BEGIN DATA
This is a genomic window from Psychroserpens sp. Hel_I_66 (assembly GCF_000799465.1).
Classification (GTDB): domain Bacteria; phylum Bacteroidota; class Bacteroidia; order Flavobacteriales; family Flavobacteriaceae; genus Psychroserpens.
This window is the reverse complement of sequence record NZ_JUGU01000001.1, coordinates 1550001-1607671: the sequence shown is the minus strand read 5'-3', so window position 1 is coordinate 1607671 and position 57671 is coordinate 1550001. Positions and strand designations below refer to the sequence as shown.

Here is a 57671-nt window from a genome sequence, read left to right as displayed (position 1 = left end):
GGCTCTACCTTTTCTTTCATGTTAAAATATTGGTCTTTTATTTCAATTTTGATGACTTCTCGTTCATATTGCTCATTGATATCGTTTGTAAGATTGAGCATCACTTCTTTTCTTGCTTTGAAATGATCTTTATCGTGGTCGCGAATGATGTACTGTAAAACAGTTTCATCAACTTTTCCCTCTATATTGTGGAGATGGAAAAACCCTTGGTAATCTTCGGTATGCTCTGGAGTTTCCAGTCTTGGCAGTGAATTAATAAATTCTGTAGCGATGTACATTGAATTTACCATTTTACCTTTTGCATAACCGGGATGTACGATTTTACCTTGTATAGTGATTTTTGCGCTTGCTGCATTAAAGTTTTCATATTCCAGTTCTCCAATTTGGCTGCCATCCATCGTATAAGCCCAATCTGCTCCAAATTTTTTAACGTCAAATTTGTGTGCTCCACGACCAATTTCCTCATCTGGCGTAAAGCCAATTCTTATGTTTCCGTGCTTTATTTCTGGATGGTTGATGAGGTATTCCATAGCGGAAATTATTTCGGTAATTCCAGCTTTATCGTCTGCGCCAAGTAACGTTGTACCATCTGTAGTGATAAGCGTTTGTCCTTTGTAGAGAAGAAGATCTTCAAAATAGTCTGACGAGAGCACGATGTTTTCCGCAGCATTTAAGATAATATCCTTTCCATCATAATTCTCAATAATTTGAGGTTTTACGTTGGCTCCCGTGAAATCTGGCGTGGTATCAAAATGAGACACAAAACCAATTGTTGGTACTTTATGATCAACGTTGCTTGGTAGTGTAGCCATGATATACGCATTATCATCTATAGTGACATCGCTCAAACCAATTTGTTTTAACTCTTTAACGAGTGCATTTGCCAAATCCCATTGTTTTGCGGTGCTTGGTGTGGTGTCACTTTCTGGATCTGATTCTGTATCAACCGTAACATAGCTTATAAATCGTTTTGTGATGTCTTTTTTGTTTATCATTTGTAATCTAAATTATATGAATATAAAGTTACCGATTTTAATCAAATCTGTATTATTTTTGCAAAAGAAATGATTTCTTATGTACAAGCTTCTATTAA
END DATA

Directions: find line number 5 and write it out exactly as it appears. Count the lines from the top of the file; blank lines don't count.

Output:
GGCTCTACCTTTTCTTTCATGTTAAAATATTGGTCTTTTATTTCAATTTTGATGACTTCTCGTTCATATTGCTCATTGATATCGTTTGTAAGATTGAGCATCACTTCTTTTCTTGCTTTGAAATGATCTTTATCGTGGTCGCGAATGATGTACTGTAAAACAGTTTCATCAACTTTTCCCTCTATATTGTGGAGATGGAAAAACCCTTGGTAATCTTCGGTATGCTCTGGAGTTTCCAGTCTTGGCAGTGAATTAATAAATTCTGTAGCGATGTACATTGAATTTACCATTTTACCTTTTGCATAACCGGGATGTACGATTTTACCTTGTATAGTGATTTTTGCGCTTGCTGCATTAAAGTTTTCATATTCCAGTTCTCCAATTTGGCTGCCATCCATCGTATAAGCCCAATCTGCTCCAAATTTTTTAACGTCAAATTTGTGTGCTCCACGACCAATTTCCTCATCTGGCGTAAAGCCAATTCTTATGTTTCCGTGCTTTATTTCTGGATGGTTGATGAGGTATTCCATAGCGGAAATTATTTCGGTAATTCCAGCTTTATCGTCTGCGCCAAGTAACGTTGTACCATCTGTAGTGATAAGCGTTTGTCCTTTGTAGAGAAGAAGATCTTCAAAATAGTCTGACGAGAGCACGATGTTTTCCGCAGCATTTAAGATAATATCCTTTCCATCATAATTCTCAATAATTTGAGGTTTTACGTTGGCTCCCGTGAAATCTGGCGTGGTATCAAAATGAGACACAAAACCAATTGTTGGTACTTTATGATCAACGTTGCTTGGTAGTGTAGCCATGATATACGCATTATCATCTATAGTGACATCGCTCAAACCAATTTGTTTTAACTCTTTAACGAGTGCATTTGCCAAATCCCATTGTTTTGCGGTGCTTGGTGTGGTGTCACTTTCTGGATCTGATTCTGTATCAACCGTAACATAGCTTATAAATCGTTTTGTGATGTCTTTTTTGTTTATCATTTGTAATCTAAATTATATGAATATAAAGTTACCGATTTTAATCAAATCTGTATTATTTTTGCAAAAGAAATGATTTCTTATGTACAAGCTTCTATTAA